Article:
NUÑEZ OTAÑO Noelia Betiana
congresos y reuniones científicas
The development of UK Neogene Climate: a comparison of the co-existence approach, Bayesian and probability reconstruction techniques
GIBSON E. MARTHA; MCCOY JESSICA; O'KEEFE JENNIFER M. K.; NUÑEZ OTAÑO N.B.; WARNY SOPHIE; POUND MATTHEW
Baton Rouge, Louisiana
Congreso; 53rd AASP-TPS Annual Meeting at LSU; 2021
The palynological society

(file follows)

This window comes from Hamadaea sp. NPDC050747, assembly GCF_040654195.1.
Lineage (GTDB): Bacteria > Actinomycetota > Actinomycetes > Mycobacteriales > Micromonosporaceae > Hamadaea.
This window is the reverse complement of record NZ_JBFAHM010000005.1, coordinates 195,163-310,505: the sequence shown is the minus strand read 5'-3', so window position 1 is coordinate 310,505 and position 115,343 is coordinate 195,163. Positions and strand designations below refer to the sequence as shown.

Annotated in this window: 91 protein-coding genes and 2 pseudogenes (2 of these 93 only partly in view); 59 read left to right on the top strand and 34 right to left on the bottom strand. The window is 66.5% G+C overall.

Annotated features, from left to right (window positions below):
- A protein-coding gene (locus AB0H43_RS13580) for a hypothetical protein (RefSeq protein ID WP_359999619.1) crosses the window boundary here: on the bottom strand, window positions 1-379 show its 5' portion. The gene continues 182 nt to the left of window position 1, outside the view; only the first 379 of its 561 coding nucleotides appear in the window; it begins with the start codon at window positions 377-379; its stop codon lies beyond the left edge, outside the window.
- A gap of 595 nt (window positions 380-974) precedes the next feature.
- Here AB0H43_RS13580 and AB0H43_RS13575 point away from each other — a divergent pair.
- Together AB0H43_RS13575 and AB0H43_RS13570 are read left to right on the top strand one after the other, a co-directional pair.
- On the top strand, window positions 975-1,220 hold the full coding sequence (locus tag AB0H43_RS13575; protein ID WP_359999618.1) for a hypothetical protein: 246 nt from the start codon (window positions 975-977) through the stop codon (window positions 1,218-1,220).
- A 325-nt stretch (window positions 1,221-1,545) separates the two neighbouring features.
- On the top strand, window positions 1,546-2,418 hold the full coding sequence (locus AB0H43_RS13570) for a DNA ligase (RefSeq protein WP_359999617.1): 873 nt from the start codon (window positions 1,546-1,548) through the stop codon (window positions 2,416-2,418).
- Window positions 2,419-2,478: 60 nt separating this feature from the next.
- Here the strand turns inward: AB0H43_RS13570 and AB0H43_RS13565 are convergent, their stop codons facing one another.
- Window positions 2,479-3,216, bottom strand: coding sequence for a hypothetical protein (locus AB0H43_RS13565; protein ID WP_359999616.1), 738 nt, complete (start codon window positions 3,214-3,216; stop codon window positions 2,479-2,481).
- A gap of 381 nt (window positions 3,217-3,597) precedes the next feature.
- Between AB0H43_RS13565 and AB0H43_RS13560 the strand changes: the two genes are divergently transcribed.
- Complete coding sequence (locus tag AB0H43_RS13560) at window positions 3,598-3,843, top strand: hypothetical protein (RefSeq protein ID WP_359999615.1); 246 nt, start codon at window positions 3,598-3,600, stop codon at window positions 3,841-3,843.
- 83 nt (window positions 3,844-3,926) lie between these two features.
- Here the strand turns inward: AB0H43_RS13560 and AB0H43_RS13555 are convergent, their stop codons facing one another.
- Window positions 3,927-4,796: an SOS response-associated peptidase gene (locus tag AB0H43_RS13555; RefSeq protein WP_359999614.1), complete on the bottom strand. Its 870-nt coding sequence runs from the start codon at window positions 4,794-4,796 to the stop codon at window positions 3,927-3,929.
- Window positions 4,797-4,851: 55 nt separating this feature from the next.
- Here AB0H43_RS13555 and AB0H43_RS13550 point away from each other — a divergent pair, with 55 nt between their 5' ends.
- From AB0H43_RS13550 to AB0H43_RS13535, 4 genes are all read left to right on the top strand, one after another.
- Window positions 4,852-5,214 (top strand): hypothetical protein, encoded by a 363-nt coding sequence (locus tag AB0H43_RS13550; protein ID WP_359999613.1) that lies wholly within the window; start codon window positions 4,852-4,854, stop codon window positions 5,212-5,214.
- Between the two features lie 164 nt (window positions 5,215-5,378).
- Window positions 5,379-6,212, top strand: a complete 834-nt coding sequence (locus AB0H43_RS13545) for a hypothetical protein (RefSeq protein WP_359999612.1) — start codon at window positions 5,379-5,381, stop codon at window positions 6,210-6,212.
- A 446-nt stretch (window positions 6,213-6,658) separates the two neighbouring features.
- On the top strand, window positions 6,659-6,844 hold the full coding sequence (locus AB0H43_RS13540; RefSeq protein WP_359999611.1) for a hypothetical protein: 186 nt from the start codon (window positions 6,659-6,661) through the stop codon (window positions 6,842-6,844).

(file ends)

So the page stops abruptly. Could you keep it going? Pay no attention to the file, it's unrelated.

Palaeobotanical-based reconstructions are typically lacking in their poor estimation of statistical error. Therefore, we present the first pre-Quaternary application of two terrestrial climate reconstruction models: CREST (Climate Reconstruction SofTware) and CRACLE (Climate Reconstruction Analysis using Coexistence Likelihood Estimation), that use Bayesian and likelihood estimation probability respectively to generate 2σ confidence intervals, generating a new palaeoclimate reconstruction. These two models are compared to reconstructions generated by the widely applied Co-existence Approach to compare the development of oceanic climates to European continental climates. Our study shows that the UK followed a similar pattern of development to that of continental Europe during the Neogene. Mean Annual Temperature (MAT) declines by 3-6 °C, Mean Annual Precipitation (MAP) declines by 480-600 mm and Precipitation Seasonality approximately halves. The decline in MAT, MAP and Precipitation Seasonality is interrupted by a brief increase throughout the Zanclean and Piacenzian, before resuming into the Gelasian. All three models reconstruct the same general pattern but the Co-existence Approach reconstructs the most exaggerated changes. While the 2σ confidence intervals for CREST are wide, especially for precipitation, the results of CREST and CRACLE overlap with the Co-existence Approach. The UK appears to have had a milder, wetter, and less seasonal climate than continental Europe records suggest. This is likely due to the buffering effects of the Atlantic Ocean and North Sea which ameliorated the UK Neogene climate despite regional and global changes in atmospheric and oceanic circulation.